When I reflect on my childhood nothing but fond memories come to mind. Growing up in a rural part of western New Jersey sure had its benefits in the 1980s. Upon returning home from White Township Consolidated School (K-8) my brothers and I would complete our assigned homework in less than an hour, which was reasonable in my opinion. More often than not, as soon as we finished we whisked out the door of our house to get outside regardless of the weather. The next couple of hours before and after dinner were then spent playing with friends outdoors, exploring, riding bikes, fishing, shooting hoops, or hiking. If by some chance the weather was really bad we would then play with toys, tinker with Legos, or challenge each other to the coolest games of our young generation on the Atari and later Nintendo. For good measure, some time was also spent on the Commodore 64 and Apple computers.
The childhood years were some of the best of my life -- as they should have been. There was enough time dedicated to learning during my elementary years, but also ample time for play, exploration, competition, and leisure. These experiences definitely helped mold me into the adult I have become today. School complimented my activities at home as education was structured in a way that focused on experiential learning, play, performance, and building self-esteem. I learned and acquired an array of skills that prepared me not only for college and careers, but also life. I can't even begin to imagine what my life would have been then or become today if these experiences had been ripped from me. Unfortunately this has now become the reality for our youngest students in 2014 and the near future in the name of education reform.
Education reform is destroying childhood as we know it at both home and school. As a parent of two elementary students (first and third grade) in Staten Island, NY, I witness daily the negative impacts that Common Core and standardized testing, under the guise of education reform, are having on them. They come home each day and spend hours on homework that makes little sense to them and absolutely no sense in some cases to us, especially in math. Their love for learning is squashed as more of an emphasis has been placed on instructional scripts aligned to the Common Core, test prep, and homework designed to make them relive the torture they just went through in school. I do not fault the school, principal, or teachers for the wretched environment that my kids are exposed to each day, but rather the reformers who are making them hate school with a passion. Shouldn't we be instilling a passion for learning in each and every child?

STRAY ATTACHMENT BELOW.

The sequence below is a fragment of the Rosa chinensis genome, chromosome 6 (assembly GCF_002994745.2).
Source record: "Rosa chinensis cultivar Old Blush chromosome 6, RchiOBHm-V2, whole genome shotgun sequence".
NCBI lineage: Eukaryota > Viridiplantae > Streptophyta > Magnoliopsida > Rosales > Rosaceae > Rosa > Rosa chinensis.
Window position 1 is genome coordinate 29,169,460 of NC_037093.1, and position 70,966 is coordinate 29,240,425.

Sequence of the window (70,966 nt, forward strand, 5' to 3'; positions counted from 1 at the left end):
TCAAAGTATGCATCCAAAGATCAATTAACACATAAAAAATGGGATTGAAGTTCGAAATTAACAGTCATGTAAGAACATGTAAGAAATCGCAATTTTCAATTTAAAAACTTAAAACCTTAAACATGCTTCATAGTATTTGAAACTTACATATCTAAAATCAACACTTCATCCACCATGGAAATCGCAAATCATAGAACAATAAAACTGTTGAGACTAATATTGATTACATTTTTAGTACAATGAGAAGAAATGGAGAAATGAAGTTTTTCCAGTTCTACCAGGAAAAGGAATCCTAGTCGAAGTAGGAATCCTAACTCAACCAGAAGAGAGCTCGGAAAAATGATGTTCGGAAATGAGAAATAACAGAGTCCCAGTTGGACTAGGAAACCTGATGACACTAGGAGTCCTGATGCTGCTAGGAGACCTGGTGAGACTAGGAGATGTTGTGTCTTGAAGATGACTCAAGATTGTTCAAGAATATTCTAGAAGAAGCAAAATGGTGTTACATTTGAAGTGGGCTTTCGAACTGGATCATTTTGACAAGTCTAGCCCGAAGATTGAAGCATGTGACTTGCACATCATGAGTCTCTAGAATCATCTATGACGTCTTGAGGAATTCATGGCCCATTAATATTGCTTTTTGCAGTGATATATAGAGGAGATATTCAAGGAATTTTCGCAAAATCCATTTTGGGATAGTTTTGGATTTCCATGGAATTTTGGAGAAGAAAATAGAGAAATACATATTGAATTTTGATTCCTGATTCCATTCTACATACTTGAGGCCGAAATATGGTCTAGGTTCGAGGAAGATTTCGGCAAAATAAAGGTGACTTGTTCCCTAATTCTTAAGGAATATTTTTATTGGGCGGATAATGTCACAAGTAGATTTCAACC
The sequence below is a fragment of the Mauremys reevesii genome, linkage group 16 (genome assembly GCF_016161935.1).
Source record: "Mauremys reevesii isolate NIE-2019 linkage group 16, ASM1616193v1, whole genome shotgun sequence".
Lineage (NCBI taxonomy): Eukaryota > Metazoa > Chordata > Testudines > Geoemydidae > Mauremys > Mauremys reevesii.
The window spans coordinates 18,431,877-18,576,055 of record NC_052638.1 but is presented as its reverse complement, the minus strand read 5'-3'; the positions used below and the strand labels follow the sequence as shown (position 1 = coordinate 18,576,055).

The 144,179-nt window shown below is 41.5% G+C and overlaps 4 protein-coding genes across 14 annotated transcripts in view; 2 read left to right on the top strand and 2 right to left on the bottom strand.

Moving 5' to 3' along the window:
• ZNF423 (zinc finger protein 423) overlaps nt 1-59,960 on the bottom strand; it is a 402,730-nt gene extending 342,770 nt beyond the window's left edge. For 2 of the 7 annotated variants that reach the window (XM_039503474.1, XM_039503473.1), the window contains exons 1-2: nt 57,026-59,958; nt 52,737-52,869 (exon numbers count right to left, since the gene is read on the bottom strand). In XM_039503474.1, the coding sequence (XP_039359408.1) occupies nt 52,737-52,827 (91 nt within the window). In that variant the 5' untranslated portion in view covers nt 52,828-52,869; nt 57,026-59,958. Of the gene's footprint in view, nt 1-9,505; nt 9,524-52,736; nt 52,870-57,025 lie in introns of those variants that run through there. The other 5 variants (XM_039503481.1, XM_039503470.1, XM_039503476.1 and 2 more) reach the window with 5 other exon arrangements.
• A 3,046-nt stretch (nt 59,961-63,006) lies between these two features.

Education reform will be the demise of our once great educational system if politicians and other stakeholders do not get a grip soon. A recent story from an elementary school in Long Island, NY should make the dire predicament we are in very clear. Just the title of the article alone painfully illustrates the monumental mistakes that are being made for the sake of "improving" education -- Kindergarten show cancelled so kids can study to be 'college ready.' Here is an excerpt that should make every parent's and educator's blood boil:
A Long Island school has canceled its traditional end-of-year kindergarten show -- saying the children can't afford to take time off from getting themselves "college and career'' ready. "The reason for eliminating the Kindergarten show is simple," reads a letter sent by the principal at Harley Avenue Primary School in Elwood, Suffolk County, to parents last week. "We are responsible for preparing children for college and career with valuable lifelong skills and know that we can best do that by having them become strong readers, writers, coworkers and problem solvers."
Are you kidding me? How can anyone with a good conscious do this to little kids? It is these experiences that make learning relevant, meaningful, and fun. The fact that schools feel they even need to prepare elementary students to be college and career ready is appalling in my opinion. This is not even the worst of it though. Other priceless elementary experiences that define the childhood years are being dramatically cut, such as the arts and language programs, recess, and extracurricular activities. Developmentally young students need these experiences, but they become quite expendable as only Common Core-aligned math and language arts associated activities will create a college- and career-ready student down the line. What is being done to them in essence is robbing them of some of the most important, life-defining moments of their long lives that will provide the foundation for future successes.
This post provides me with a stark reminder that current education reform has absolutely nothing to do with authentic learning, success, and student achievement. It has become a financial pipeline to line the coffers of anyone associated with Common Core, standardized testing conglomerates, and test prep. The pressure put on teachers to prepare young students for college and careers is utterly ridiculous and should be replaced with inspiring them to explore and discover their learning passions. After all, this is what our system was based on for years and success followed. As a society we cannot stand idly by while crucial, foundational elements for learning such as play, creativity (driven by students), discovering self-identity, and the showcasing of non-tested skills are eradicated from elementary schools. If we do, I fear that our education system will hit rock bottom in a few mere years and we will have no one to blame but ourselves for not acting.